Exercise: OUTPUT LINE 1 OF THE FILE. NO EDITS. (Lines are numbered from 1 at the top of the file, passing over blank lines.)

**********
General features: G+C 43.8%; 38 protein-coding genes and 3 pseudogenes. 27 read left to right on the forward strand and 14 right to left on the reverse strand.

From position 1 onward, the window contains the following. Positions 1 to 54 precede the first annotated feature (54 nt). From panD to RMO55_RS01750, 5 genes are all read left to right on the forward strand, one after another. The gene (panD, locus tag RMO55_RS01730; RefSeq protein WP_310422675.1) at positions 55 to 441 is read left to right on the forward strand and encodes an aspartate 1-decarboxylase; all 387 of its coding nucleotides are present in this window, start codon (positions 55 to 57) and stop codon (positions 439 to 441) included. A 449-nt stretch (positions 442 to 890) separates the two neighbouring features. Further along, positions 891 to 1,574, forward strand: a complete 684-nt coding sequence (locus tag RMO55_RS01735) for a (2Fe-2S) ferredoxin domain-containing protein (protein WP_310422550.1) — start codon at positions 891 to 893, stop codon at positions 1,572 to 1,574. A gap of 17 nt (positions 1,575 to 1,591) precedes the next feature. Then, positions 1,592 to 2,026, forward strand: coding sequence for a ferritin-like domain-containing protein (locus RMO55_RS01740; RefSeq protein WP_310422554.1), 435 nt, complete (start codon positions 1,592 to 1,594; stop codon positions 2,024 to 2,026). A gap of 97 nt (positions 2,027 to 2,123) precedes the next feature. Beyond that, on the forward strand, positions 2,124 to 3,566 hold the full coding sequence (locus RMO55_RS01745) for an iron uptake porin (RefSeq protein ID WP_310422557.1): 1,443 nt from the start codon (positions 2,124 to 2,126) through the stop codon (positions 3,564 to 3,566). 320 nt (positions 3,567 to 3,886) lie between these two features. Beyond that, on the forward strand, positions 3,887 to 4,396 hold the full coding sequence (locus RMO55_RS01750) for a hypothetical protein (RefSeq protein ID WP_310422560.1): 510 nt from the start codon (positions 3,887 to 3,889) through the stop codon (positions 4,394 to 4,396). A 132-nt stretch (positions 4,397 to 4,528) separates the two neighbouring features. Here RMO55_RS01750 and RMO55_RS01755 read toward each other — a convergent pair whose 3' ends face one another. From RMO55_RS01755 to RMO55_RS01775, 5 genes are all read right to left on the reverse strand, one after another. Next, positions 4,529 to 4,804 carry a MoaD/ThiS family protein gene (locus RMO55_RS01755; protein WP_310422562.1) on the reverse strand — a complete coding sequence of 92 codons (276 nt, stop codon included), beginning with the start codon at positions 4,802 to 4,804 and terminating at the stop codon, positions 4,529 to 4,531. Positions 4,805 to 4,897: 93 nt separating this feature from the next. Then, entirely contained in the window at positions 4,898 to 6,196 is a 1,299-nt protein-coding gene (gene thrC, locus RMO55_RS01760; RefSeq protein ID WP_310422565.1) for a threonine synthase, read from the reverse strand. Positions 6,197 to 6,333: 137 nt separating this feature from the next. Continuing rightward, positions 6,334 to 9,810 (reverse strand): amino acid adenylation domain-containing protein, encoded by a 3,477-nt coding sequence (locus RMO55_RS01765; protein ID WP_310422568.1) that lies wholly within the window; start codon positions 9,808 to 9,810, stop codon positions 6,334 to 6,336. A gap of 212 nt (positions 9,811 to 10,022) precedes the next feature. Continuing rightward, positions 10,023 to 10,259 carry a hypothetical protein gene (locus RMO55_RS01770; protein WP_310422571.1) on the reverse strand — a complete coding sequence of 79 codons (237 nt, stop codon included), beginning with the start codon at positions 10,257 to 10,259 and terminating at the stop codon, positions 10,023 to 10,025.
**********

General features: G+C 43.8%; 38 protein-coding genes and 3 pseudogenes. 27 read left to right on the forward strand and 14 right to left on the reverse strand.